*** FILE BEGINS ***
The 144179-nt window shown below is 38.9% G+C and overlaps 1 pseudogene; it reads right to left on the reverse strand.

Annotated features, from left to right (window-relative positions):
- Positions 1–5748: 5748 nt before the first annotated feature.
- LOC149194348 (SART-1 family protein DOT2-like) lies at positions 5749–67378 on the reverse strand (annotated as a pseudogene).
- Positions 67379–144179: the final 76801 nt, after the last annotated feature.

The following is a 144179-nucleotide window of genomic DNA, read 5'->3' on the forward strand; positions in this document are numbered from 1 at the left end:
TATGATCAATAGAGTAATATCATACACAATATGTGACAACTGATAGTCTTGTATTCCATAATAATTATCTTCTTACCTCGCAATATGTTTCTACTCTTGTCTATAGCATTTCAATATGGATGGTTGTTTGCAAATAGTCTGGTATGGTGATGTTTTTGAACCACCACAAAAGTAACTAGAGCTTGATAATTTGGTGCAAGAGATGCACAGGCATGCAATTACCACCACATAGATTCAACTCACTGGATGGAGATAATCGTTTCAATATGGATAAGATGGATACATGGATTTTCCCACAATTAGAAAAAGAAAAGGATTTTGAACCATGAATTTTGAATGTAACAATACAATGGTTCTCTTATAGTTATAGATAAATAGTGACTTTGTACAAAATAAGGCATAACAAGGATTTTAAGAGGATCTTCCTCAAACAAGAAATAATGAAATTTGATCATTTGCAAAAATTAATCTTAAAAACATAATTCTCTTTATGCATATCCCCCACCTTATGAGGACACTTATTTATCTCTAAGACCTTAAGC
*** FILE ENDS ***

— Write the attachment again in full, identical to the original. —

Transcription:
The 144179-nt window shown below is 38.9% G+C and overlaps 1 pseudogene; it reads right to left on the reverse strand.

Annotated features, from left to right (window-relative positions):
- Positions 1–5748: 5748 nt before the first annotated feature.
- LOC149194348 (SART-1 family protein DOT2-like) lies at positions 5749–67378 on the reverse strand (annotated as a pseudogene).
- Positions 67379–144179: the final 76801 nt, after the last annotated feature.

The following is a 144179-nucleotide window of genomic DNA, read 5'->3' on the forward strand; positions in this document are numbered from 1 at the left end:
TATGATCAATAGAGTAATATCATACACAATATGTGACAACTGATAGTCTTGTATTCCATAATAATTATCTTCTTACCTCGCAATATGTTTCTACTCTTGTCTATAGCATTTCAATATGGATGGTTGTTTGCAAATAGTCTGGTATGGTGATGTTTTTGAACCACCACAAAAGTAACTAGAGCTTGATAATTTGGTGCAAGAGATGCACAGGCATGCAATTACCACCACATAGATTCAACTCACTGGATGGAGATAATCGTTTCAATATGGATAAGATGGATACATGGATTTTCCCACAATTAGAAAAAGAAAAGGATTTTGAACCATGAATTTTGAATGTAACAATACAATGGTTCTCTTATAGTTATAGATAAATAGTGACTTTGTACAAAATAAGGCATAACAAGGATTTTAAGAGGATCTTCCTCAAACAAGAAATAATGAAATTTGATCATTTGCAAAAATTAATCTTAAAAACATAATTCTCTTTATGCATATCCCCCACCTTATGAGGACACTTATTTATCTCTAAGACCTTAAGC